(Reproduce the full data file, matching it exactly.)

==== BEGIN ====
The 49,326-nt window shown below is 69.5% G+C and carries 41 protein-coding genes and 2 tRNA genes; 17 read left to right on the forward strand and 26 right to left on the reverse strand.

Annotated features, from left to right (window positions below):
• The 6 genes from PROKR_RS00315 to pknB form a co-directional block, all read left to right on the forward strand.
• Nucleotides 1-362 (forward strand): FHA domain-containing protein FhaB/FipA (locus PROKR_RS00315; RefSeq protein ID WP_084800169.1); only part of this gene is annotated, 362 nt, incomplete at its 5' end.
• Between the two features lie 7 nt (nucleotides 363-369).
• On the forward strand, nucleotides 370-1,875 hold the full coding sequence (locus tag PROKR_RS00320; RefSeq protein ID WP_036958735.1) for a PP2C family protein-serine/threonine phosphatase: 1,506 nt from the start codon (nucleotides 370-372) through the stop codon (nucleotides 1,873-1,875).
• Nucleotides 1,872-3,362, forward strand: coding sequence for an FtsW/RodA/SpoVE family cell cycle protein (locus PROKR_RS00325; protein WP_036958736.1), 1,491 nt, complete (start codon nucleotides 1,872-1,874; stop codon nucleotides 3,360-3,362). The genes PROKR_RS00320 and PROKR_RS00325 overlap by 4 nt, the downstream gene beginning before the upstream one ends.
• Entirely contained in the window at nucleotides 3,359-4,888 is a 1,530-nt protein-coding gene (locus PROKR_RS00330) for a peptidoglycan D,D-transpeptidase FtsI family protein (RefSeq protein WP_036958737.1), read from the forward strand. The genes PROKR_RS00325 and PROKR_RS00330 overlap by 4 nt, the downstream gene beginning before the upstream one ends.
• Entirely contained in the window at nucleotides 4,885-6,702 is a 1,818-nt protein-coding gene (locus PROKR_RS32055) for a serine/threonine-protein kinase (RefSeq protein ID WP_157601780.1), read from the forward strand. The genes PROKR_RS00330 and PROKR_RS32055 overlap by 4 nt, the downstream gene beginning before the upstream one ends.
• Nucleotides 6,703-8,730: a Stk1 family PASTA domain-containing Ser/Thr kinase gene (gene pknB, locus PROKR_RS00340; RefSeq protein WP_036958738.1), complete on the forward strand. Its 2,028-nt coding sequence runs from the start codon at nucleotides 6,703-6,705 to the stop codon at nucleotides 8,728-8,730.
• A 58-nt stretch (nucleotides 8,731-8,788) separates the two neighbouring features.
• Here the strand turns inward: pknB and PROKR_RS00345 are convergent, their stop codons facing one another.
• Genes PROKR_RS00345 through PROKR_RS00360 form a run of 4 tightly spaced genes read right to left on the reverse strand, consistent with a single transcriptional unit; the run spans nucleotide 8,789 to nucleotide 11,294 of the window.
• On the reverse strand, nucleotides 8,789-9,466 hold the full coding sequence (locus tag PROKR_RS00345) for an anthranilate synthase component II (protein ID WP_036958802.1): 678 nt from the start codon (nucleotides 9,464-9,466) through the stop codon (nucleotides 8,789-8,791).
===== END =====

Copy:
The 49,326-nt window shown below is 69.5% G+C and carries 41 protein-coding genes and 2 tRNA genes; 17 read left to right on the forward strand and 26 right to left on the reverse strand.

Annotated features, from left to right (window positions below):
• The 6 genes from PROKR_RS00315 to pknB form a co-directional block, all read left to right on the forward strand.
• Nucleotides 1-362 (forward strand): FHA domain-containing protein FhaB/FipA (locus PROKR_RS00315; RefSeq protein ID WP_084800169.1); only part of this gene is annotated, 362 nt, incomplete at its 5' end.
• Between the two features lie 7 nt (nucleotides 363-369).
• On the forward strand, nucleotides 370-1,875 hold the full coding sequence (locus tag PROKR_RS00320; RefSeq protein ID WP_036958735.1) for a PP2C family protein-serine/threonine phosphatase: 1,506 nt from the start codon (nucleotides 370-372) through the stop codon (nucleotides 1,873-1,875).
• Nucleotides 1,872-3,362, forward strand: coding sequence for an FtsW/RodA/SpoVE family cell cycle protein (locus PROKR_RS00325; protein WP_036958736.1), 1,491 nt, complete (start codon nucleotides 1,872-1,874; stop codon nucleotides 3,360-3,362). The genes PROKR_RS00320 and PROKR_RS00325 overlap by 4 nt, the downstream gene beginning before the upstream one ends.
• Entirely contained in the window at nucleotides 3,359-4,888 is a 1,530-nt protein-coding gene (locus PROKR_RS00330) for a peptidoglycan D,D-transpeptidase FtsI family protein (RefSeq protein WP_036958737.1), read from the forward strand. The genes PROKR_RS00325 and PROKR_RS00330 overlap by 4 nt, the downstream gene beginning before the upstream one ends.
• Entirely contained in the window at nucleotides 4,885-6,702 is a 1,818-nt protein-coding gene (locus PROKR_RS32055) for a serine/threonine-protein kinase (RefSeq protein ID WP_157601780.1), read from the forward strand. The genes PROKR_RS00330 and PROKR_RS32055 overlap by 4 nt, the downstream gene beginning before the upstream one ends.
• Nucleotides 6,703-8,730: a Stk1 family PASTA domain-containing Ser/Thr kinase gene (gene pknB, locus PROKR_RS00340; RefSeq protein WP_036958738.1), complete on the forward strand. Its 2,028-nt coding sequence runs from the start codon at nucleotides 6,703-6,705 to the stop codon at nucleotides 8,728-8,730.
• A 58-nt stretch (nucleotides 8,731-8,788) separates the two neighbouring features.
• Here the strand turns inward: pknB and PROKR_RS00345 are convergent, their stop codons facing one another.
• Genes PROKR_RS00345 through PROKR_RS00360 form a run of 4 tightly spaced genes read right to left on the reverse strand, consistent with a single transcriptional unit; the run spans nucleotide 8,789 to nucleotide 11,294 of the window.
• On the reverse strand, nucleotides 8,789-9,466 hold the full coding sequence (locus tag PROKR_RS00345) for an anthranilate synthase component II (protein ID WP_036958802.1): 678 nt from the start codon (nucleotides 9,464-9,466) through the stop codon (nucleotides 8,789-8,791).